WASHINGTON, D.C. – U.S. Rep. Grace Meng (D-Queens), First Vice Chair of the Congressional Asian Pacific American Caucus, announced today that she has introduced new legislation to create a federal holiday for Lunar New Year, as Asian Americans prepare to ring in the Year of the Tiger on Tuesday.
Meng’s measure would make Lunar New Year a federally recognized holiday in the United States, adding it to the list of eleven federal holidays that are currently recognized. The bill was introduced with 44 cosponsors.
In addition to the legislation, Meng reintroduced a House resolution that would recognize the cultural and historical significance of Lunar New Year, as well as wish a happy and prosperous holiday to everybody celebrating, and express the deepest respect for Asian Americans and all individuals throughout the world who observe the holiday.
Meng on Tuesday will also mark the anniversary of Lunar New Year becoming a school holiday in New York City, a public school holiday that she played a role in creating in 2016. The Congresswoman first proposed closing New York City schools for Lunar New Year when she was a member of the New York State Legislature in 2009.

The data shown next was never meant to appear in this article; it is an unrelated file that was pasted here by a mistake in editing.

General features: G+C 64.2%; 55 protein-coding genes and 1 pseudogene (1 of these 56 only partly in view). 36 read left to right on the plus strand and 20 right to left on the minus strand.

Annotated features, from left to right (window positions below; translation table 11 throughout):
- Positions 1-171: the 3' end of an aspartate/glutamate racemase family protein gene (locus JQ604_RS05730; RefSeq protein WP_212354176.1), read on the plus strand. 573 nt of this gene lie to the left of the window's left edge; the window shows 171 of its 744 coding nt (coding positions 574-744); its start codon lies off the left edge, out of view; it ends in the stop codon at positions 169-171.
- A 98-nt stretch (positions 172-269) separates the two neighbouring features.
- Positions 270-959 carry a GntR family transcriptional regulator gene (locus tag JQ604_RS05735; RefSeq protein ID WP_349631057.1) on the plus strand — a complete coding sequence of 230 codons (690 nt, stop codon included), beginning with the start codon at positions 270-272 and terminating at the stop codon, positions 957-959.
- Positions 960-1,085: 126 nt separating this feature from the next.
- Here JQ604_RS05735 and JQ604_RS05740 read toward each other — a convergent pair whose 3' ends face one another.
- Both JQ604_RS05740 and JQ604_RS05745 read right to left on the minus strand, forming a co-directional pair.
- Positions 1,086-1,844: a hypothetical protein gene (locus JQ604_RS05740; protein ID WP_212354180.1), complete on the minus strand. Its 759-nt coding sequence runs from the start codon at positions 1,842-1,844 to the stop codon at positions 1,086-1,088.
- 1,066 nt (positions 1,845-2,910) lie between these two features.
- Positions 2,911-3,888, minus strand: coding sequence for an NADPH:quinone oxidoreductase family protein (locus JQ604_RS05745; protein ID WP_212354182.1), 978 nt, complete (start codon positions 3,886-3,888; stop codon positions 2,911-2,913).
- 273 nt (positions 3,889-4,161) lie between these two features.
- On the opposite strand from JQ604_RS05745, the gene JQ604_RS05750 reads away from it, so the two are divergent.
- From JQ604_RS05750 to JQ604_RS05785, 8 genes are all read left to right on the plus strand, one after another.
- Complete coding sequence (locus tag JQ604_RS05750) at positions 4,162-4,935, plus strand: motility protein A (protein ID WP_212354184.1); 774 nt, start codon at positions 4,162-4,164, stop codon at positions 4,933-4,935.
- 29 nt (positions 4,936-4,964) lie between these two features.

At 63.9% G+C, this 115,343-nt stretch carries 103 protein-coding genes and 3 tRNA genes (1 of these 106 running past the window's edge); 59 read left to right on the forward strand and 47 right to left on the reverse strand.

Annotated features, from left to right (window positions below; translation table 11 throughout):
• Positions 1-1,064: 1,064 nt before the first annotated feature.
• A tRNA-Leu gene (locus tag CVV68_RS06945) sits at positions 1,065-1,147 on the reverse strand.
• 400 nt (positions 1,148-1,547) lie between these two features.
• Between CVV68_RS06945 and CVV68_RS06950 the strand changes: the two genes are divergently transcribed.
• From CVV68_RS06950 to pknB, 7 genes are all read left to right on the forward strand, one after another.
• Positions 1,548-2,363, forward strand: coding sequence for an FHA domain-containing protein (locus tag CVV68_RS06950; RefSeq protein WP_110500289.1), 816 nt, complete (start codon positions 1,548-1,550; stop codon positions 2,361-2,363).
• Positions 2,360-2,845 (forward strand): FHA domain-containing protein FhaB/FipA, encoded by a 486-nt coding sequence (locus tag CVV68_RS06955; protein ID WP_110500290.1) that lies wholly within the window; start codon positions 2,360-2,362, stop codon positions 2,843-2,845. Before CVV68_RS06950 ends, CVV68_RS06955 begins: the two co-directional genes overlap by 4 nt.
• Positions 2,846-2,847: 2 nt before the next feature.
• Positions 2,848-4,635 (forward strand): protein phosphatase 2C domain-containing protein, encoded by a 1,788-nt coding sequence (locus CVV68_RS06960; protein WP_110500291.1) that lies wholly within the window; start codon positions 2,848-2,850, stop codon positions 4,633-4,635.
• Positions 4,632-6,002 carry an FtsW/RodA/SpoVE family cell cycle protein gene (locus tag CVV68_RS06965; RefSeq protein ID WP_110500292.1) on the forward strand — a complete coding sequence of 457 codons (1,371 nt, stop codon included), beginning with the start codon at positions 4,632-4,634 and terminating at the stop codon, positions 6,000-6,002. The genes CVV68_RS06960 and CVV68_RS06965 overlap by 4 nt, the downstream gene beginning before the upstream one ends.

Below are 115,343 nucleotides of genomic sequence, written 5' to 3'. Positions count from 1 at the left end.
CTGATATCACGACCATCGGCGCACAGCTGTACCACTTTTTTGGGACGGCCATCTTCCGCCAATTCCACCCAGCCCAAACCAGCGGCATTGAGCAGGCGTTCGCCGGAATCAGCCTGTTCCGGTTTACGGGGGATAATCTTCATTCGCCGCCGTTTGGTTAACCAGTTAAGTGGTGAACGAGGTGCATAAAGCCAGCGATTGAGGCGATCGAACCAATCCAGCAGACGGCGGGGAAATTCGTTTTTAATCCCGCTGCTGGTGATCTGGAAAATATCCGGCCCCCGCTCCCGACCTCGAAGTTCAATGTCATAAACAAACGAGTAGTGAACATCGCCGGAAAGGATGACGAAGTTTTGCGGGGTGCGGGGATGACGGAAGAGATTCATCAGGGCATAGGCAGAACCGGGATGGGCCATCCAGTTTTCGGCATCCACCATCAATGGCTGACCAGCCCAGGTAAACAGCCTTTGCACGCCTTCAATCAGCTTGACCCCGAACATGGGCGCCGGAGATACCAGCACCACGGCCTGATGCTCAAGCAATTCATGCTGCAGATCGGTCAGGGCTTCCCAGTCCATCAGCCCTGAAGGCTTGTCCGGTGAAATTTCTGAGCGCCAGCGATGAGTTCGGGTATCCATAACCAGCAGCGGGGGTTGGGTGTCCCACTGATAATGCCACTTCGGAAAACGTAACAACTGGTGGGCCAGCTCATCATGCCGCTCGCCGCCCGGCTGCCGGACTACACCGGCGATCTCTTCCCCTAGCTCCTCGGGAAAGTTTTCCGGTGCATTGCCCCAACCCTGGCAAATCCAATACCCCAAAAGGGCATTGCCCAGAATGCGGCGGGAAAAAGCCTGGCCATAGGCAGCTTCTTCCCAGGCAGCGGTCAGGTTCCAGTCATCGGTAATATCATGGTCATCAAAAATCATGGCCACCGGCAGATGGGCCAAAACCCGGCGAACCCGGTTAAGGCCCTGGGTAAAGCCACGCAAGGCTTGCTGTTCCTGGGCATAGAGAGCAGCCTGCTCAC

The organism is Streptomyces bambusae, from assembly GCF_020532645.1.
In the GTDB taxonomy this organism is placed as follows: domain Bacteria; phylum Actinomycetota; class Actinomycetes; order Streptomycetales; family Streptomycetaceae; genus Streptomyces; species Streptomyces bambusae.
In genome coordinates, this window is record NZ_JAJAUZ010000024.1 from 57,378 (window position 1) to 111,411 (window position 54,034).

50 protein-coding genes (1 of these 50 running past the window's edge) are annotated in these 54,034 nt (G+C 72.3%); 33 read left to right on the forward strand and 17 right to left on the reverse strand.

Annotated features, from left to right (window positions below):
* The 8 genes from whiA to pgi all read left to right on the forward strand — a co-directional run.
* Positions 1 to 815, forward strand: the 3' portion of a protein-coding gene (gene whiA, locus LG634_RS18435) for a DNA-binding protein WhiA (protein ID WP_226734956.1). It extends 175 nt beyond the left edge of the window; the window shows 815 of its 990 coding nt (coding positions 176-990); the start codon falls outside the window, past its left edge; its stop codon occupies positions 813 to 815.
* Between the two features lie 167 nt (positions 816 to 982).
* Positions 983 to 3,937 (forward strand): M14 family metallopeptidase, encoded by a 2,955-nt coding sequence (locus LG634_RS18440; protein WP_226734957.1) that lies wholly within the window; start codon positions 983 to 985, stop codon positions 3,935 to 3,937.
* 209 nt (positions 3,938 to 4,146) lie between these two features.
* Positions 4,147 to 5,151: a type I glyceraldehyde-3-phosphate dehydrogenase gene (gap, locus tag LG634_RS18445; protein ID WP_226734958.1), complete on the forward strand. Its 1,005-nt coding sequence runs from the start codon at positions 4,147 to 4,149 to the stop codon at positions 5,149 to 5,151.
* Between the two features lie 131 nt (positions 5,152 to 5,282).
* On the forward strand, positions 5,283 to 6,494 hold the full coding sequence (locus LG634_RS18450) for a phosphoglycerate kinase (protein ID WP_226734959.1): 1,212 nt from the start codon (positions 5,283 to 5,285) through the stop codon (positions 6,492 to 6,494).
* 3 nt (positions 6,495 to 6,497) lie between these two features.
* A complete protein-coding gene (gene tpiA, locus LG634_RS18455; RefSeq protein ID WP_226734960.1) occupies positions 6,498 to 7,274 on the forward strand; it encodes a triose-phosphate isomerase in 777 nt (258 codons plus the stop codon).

“For Asian Americans, Lunar New Year is an incredibly important, festive and deeply traditional holiday,” said Meng. “It’s the most significant time of year for the Asian American community, and is celebrated in the U.S. and across the globe. It has also been observed for thousands of years. With Asian Americans being the fastest growing population in our country, and with the popularity of the holiday continuing to grow, it makes sense to make Lunar New Year a federal holiday. The time has come to make this happen. My bill, coupled with my resolution, would demonstrate that the holiday celebrated by millions is also valued by their government. I look forward to shepherding these measures through the House, and I am excited to wish everyone celebrating a very happy Lunar New Year!”
Lunar New Year celebrates the culture, heritage and contributions of Asian Americans, and this year begins the year of the Tiger which symbolizes a competitive nature, courage, and ambition.
A copy of Meng’s holiday bill, titled the “Lunar New Year Day Act,” can be viewed here. A copy of her resolution, called “Recognizing the cultural and historical significance of Lunar New Year in 2022,” which has 71 cosponsors, is available here.